Penn State Football: What to Expect from Nittany Lions vs. Ohio

Adam WellsFeatured ColumnistAugust 29, 2012

Aug 6, 2012; University Park, PA, USA; Penn State Nittany Lions head coach Bill O'Brien looks on during practice at the Lasch Football Building practice fields. Mandatory Credit: Rich Barnes-US PRESSWIRE

To say that this will be a transition year for Penn State football would be the understatement of the century. Everyone knows what happened to the program—and really, the entire university—in light of the Jerry Sandusky scandal. 

Now, the football team is trying to rebuild itself after the athletic department ushered in a new era post-Joe Paterno. 

Never has a game against Ohio University felt so intriguing, but that is exactly the kind of whirlwind ride Penn State has been on for the last nine months. 

So, what should fans expect to see from the Nittany Lions when they take the field at Beaver Stadium on Saturday afternoon?



After the NCAA dropped the Hammer of Thor on Penn State, there was a feeling that anyone and everyone who was offered a scholarship would just go somewhere else to have a chance to compete for a bowl game and/or a national championship. 

While there were a few departures, most notably Silas Redd to USC, for the most part, the team remained intact.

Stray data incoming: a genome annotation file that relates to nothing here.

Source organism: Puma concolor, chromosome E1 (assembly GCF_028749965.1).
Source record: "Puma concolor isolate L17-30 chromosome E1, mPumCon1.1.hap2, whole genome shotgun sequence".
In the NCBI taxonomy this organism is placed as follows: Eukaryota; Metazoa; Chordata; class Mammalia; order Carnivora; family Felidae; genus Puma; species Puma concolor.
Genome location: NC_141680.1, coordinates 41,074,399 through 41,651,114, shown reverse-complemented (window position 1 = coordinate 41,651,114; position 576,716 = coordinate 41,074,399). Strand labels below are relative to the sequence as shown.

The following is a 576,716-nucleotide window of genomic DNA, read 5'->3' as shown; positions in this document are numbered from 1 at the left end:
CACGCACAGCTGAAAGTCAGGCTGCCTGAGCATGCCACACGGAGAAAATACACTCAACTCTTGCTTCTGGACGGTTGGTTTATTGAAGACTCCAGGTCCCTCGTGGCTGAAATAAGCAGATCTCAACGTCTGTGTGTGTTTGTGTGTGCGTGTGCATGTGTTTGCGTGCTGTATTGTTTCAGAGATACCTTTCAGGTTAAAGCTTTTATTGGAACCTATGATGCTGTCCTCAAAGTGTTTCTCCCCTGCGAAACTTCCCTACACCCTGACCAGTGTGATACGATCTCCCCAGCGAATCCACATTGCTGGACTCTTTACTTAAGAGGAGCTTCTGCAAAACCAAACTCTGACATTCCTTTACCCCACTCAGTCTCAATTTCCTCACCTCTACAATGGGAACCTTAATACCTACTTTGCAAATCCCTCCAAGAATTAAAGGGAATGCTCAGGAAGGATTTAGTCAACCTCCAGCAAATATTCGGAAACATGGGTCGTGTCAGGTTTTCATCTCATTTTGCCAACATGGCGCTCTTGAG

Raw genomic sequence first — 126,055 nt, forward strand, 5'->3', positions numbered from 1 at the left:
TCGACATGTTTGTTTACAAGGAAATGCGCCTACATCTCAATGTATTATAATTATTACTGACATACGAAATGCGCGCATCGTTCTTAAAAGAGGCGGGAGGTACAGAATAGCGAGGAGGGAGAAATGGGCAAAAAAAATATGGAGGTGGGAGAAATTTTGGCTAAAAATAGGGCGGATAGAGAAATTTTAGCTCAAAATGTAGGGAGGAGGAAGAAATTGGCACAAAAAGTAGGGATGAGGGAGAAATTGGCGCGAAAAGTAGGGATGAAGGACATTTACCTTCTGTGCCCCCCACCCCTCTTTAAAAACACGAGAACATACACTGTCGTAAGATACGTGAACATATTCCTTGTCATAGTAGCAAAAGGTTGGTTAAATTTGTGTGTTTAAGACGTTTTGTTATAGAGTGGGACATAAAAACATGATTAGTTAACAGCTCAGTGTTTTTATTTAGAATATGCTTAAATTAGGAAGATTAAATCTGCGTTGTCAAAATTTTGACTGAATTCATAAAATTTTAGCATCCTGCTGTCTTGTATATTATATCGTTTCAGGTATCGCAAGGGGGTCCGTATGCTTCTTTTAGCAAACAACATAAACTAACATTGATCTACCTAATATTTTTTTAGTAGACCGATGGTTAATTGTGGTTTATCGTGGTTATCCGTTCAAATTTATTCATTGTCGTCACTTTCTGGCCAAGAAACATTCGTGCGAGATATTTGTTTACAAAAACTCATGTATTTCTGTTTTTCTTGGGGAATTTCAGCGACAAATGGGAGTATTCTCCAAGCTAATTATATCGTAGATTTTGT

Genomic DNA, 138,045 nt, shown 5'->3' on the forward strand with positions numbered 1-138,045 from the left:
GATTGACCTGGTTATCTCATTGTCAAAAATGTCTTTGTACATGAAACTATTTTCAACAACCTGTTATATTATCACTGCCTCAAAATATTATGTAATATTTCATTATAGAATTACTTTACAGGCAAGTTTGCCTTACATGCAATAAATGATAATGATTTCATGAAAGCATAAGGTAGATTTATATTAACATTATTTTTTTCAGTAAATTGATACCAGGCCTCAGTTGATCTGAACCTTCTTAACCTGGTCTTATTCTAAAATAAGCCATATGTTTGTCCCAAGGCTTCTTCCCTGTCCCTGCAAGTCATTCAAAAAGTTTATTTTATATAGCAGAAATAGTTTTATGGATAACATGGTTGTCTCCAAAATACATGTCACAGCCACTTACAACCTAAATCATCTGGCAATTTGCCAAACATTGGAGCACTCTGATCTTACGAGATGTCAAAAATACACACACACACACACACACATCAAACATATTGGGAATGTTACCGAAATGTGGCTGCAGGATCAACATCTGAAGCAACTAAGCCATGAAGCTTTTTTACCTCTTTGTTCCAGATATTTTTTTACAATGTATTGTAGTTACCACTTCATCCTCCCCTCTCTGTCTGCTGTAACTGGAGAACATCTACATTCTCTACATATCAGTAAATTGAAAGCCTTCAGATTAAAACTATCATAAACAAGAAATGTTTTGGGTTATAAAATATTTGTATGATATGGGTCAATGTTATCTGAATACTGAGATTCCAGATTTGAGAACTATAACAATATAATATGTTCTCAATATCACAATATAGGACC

The common thread among the players who made a point to stay at Penn State was their love and support for the university and how the actions of a few people wouldn't ruin what the school meant to them. 


New Regime Brings New Scheme

Bill O'Brien took the Penn State job knowing that it would never be the same. He also has the task of following Joe Paterno, who will always be the standard by which all other coaches are measured in Happy Valley. 

Just speaking for his on-field coaching, he brings a much different approach to the game than Paterno. He spent the last five years working with the New England Patriots and helping Tom Brady become the quarterback he is right now. 

While no one is expecting Matt McGloin to be the next Tom Brady, he is getting the keys to the car. He is going to have to improve on completing more than 54.1 percent of his passes this year, as well as taking more control in the huddle. 

O'Brien might have the most difficult job in America, and it all starts on Saturday. This game will not make or break his legacy, but it is important to get off to a good start against a MAC school.